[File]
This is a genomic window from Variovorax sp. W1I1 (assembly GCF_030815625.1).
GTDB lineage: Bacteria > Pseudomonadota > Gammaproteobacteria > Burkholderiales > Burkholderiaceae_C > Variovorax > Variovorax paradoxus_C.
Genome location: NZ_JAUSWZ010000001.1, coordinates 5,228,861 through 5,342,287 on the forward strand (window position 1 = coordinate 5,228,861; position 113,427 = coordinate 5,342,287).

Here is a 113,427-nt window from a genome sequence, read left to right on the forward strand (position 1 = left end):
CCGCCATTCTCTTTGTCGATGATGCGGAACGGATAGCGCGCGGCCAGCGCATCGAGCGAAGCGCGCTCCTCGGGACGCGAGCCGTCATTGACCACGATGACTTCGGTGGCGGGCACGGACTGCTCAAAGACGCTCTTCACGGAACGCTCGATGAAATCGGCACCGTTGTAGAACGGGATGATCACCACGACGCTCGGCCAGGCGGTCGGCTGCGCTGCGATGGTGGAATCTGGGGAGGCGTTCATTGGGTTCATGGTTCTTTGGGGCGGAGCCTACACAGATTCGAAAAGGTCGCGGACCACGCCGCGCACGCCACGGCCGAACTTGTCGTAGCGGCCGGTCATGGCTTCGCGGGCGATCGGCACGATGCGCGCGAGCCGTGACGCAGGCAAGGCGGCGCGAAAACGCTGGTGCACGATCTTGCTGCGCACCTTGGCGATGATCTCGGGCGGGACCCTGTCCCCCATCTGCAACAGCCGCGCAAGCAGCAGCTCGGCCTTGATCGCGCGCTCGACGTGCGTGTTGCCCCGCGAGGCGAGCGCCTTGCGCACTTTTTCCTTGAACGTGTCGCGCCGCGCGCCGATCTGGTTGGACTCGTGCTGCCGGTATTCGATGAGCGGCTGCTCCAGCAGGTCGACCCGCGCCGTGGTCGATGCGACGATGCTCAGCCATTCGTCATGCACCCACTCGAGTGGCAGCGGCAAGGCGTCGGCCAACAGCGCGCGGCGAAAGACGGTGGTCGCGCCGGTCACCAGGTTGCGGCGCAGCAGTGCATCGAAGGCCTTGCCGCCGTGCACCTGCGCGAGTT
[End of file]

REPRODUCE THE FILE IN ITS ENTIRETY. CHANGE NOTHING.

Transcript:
This is a genomic window from Variovorax sp. W1I1 (assembly GCF_030815625.1).
GTDB lineage: Bacteria > Pseudomonadota > Gammaproteobacteria > Burkholderiales > Burkholderiaceae_C > Variovorax > Variovorax paradoxus_C.
Genome location: NZ_JAUSWZ010000001.1, coordinates 5,228,861 through 5,342,287 on the forward strand (window position 1 = coordinate 5,228,861; position 113,427 = coordinate 5,342,287).

Here is a 113,427-nt window from a genome sequence, read left to right on the forward strand (position 1 = left end):
CCGCCATTCTCTTTGTCGATGATGCGGAACGGATAGCGCGCGGCCAGCGCATCGAGCGAAGCGCGCTCCTCGGGACGCGAGCCGTCATTGACCACGATGACTTCGGTGGCGGGCACGGACTGCTCAAAGACGCTCTTCACGGAACGCTCGATGAAATCGGCACCGTTGTAGAACGGGATGATCACCACGACGCTCGGCCAGGCGGTCGGCTGCGCTGCGATGGTGGAATCTGGGGAGGCGTTCATTGGGTTCATGGTTCTTTGGGGCGGAGCCTACACAGATTCGAAAAGGTCGCGGACCACGCCGCGCACGCCACGGCCGAACTTGTCGTAGCGGCCGGTCATGGCTTCGCGGGCGATCGGCACGATGCGCGCGAGCCGTGACGCAGGCAAGGCGGCGCGAAAACGCTGGTGCACGATCTTGCTGCGCACCTTGGCGATGATCTCGGGCGGGACCCTGTCCCCCATCTGCAACAGCCGCGCAAGCAGCAGCTCGGCCTTGATCGCGCGCTCGACGTGCGTGTTGCCCCGCGAGGCGAGCGCCTTGCGCACTTTTTCCTTGAACGTGTCGCGCCGCGCGCCGATCTGGTTGGACTCGTGCTGCCGGTATTCGATGAGCGGCTGCTCCAGCAGGTCGACCCGCGCCGTGGTCGATGCGACGATGCTCAGCCATTCGTCATGCACCCACTCGAGTGGCAGCGGCAAGGCGTCGGCCAACAGCGCGCGGCGAAAGACGGTGGTCGCGCCGGTCACCAGGTTGCGGCGCAGCAGTGCATCGAAGGCCTTGCCGCCGTGCACCTGCGCGAGTT